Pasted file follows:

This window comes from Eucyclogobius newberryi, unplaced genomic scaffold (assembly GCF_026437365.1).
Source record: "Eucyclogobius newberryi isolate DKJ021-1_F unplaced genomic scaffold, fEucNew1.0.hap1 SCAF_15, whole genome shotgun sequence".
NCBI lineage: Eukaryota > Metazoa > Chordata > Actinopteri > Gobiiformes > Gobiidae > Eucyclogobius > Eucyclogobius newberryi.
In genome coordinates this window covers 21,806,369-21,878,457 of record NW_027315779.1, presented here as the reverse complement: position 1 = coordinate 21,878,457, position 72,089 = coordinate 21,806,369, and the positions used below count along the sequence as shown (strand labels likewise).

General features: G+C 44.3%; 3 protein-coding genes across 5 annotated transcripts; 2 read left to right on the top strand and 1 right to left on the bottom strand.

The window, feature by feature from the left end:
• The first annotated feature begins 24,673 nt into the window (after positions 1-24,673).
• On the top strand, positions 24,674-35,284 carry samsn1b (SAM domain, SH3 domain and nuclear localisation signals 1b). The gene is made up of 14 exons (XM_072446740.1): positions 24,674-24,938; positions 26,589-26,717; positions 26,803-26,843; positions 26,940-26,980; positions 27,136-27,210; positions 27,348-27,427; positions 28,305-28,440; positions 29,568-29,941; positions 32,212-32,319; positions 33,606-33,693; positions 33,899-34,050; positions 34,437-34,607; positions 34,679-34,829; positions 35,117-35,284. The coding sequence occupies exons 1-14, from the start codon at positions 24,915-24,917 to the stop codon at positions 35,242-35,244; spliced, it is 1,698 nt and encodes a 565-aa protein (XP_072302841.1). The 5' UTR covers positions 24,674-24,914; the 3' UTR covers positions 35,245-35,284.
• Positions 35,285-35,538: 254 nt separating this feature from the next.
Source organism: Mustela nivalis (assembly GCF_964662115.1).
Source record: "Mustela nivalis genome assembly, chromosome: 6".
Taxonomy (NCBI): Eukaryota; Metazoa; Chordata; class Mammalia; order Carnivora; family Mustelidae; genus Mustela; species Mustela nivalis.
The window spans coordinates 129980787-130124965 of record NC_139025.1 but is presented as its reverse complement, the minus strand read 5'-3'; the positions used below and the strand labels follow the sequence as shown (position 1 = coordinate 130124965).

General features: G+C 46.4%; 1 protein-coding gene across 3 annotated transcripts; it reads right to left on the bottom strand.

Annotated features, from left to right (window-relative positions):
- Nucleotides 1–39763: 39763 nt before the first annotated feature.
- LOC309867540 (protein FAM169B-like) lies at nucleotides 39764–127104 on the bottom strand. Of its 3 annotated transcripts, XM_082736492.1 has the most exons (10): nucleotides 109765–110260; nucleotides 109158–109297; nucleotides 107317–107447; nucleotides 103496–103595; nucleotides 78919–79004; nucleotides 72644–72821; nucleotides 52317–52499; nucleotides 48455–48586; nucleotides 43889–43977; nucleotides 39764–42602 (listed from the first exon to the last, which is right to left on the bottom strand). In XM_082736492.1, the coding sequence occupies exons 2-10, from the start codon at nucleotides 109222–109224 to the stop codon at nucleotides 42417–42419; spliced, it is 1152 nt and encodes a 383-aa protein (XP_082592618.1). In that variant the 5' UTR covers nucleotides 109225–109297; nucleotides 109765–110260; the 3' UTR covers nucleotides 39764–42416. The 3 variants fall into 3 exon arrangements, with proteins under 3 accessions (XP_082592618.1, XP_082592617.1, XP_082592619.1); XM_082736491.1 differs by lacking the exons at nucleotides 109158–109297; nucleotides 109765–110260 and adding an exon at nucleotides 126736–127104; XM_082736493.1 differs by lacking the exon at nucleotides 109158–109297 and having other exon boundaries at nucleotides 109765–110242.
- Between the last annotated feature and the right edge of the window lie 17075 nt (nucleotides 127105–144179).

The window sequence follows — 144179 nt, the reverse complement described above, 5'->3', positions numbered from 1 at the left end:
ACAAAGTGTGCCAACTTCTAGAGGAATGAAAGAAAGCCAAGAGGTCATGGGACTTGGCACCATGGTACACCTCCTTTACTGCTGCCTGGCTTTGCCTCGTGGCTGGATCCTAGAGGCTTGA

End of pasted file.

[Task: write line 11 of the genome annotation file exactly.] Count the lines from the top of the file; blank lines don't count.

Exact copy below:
Source record: "Mustela nivalis genome assembly, chromosome: 6".